Can I pause my payments? A new scheme is launching this year that will see struggling households pause their payments for 60 days.
First announced in June 2019, the breathing space scheme will protect hard-up Brits from bailiffs and prosecution for two months.
The scheme won't come into force until May 4, 2021.
What you need to know before challenging your council tax band
The first step is to check what council tax band your neighbours are on - you can then see if it matches your band.
Martin says you should try and compare homes that are similar in size and value.
You can check council bands online for free, so you don't need to ask your neighbours in person if you're not on friendly terms.
Use the GOV.uk website to do this for houses in England, or the Scottish Assessors Association for properties in Scotland.
If you find your property is in a higher council tax band compared to your neighbours, you might have a successful challenge.
However, it should be warned again that your entire street might just be in the wrong council tax band - so you could ended up pushing up everyone's bills.
Finally, you'll also need to work out how much your property was worth in 1991, as this is when council tax was launched by the government.
MoneySavingExpert has a free calculator tool to help you do this, as well as a table on what band you should have been put in.
This information can't be used when you challenge, but it'll give you a better idea of whether you'll likely be successful.
How to challenge your council tax band
If you want to go ahead with a challenge, you can contact the Valuation Office Agency (VOA) in England and Wales or the Scottish Assessors Association (SAA) in Scotland.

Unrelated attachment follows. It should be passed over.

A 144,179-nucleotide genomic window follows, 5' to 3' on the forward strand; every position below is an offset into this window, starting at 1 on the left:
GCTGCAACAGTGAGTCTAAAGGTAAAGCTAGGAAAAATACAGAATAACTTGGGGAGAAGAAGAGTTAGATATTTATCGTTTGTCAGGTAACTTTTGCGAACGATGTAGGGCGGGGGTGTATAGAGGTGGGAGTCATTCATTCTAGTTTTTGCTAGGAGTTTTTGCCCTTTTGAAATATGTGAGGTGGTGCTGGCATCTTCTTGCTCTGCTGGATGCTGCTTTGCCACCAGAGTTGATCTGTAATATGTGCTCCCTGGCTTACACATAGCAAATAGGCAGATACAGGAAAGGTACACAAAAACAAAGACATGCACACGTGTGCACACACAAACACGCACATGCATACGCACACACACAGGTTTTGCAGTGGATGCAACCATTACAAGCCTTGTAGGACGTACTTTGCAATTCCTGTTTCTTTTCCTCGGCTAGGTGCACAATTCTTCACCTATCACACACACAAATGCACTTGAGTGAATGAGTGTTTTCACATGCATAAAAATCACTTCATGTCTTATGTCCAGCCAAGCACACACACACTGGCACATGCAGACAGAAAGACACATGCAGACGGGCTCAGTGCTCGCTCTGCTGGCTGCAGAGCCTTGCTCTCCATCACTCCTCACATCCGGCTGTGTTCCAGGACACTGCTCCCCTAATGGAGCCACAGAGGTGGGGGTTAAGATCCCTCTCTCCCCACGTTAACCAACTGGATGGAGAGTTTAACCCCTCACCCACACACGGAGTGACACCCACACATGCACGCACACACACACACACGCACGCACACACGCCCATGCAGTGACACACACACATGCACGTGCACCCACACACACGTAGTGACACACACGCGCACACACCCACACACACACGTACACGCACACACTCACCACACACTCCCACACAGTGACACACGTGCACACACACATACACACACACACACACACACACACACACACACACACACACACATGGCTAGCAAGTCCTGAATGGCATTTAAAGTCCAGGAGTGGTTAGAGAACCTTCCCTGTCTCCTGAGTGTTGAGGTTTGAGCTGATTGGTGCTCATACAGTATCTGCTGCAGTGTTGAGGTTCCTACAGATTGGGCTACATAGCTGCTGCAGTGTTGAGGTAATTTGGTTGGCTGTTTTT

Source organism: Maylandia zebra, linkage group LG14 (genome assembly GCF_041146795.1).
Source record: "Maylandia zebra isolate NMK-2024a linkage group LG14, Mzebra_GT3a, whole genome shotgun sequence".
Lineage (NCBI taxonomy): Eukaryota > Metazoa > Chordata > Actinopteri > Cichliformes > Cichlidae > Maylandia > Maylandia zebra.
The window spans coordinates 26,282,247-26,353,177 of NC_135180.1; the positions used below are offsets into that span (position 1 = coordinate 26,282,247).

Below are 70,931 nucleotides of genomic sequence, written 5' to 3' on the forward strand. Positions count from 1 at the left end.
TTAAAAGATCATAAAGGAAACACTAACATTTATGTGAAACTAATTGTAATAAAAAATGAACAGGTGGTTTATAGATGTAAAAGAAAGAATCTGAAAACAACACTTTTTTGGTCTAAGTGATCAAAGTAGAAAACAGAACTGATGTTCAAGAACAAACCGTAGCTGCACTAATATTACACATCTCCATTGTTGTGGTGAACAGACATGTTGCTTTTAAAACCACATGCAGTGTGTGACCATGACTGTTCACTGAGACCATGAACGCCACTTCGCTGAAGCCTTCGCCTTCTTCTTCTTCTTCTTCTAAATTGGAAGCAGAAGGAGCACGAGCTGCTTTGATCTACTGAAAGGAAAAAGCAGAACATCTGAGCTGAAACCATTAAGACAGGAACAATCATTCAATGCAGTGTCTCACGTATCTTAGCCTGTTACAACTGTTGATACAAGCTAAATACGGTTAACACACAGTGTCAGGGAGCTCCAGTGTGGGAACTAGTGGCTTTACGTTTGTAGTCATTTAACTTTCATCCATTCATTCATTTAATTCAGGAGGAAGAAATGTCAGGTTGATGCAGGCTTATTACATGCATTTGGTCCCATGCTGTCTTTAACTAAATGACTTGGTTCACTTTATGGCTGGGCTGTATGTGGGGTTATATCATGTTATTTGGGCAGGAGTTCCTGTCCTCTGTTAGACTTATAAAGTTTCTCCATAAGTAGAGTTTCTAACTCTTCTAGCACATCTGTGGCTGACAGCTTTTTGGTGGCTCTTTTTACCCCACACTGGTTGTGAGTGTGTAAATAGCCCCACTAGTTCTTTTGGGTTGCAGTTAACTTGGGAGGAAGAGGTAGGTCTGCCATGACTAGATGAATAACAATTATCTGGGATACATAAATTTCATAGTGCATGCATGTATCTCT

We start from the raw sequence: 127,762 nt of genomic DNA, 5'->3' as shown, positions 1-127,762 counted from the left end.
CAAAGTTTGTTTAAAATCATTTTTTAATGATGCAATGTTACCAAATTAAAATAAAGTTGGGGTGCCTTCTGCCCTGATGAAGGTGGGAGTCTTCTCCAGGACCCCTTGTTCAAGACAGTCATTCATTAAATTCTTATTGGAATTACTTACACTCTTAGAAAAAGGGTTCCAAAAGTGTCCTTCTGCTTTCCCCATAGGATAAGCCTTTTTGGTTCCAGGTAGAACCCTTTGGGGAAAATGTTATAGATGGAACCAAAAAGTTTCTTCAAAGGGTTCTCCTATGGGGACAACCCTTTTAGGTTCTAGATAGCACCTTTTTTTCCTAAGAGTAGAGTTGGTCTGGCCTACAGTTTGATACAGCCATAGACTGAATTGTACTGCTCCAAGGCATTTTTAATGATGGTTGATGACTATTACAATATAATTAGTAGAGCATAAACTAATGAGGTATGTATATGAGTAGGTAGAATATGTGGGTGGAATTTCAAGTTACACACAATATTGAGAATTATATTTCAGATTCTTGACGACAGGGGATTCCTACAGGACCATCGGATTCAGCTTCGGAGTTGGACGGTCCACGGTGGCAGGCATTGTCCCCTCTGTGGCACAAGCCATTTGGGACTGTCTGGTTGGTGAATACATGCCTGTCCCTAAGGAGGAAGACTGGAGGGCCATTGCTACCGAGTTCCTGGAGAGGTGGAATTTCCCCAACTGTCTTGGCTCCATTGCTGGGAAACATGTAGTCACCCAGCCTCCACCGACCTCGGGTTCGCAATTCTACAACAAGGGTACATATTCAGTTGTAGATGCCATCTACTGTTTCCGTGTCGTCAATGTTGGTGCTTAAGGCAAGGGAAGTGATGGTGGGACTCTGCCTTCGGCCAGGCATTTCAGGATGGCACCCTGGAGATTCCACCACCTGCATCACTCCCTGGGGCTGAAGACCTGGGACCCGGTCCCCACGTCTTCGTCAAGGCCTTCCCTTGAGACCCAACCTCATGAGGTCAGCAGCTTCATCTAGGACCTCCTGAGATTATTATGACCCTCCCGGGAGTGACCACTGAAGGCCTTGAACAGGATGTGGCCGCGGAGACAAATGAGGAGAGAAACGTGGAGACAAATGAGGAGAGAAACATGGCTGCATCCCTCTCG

You should have your evidence on hand to back up your claim, which could include addresses of neighbours in similar properties that are in lower bands.
The addresses you send must be on the same street or estate you live on, or in the same village if you live on the countryside.
If you're successful, the valuation office will contact you and the band will be changed.
If you're moved to a lower band, you'll get a refund of council tax going back to the date you moved into the property.
But if you're moved to a higher band, you'll start paying an increased rate of council tax straight away.
If it disagrees that you're in the wrong band, nothing will change.
You can appeal to an independent valuation tribunal if you're not happy with the decision.
There are details on how to do this on the VOA and SAA websites.
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The advice from Martin comes as council tax bills could rise by up to 5% next April after ministers gave the green light for hikes last month.
Meanwhile, millions of struggling households can get their council tax bills reduced by £150 this year due to the coronavirus crisis.
In February, the number of struggling people taking out individual voluntary arrangements (IVA) to help manage debts rose to an all-time high.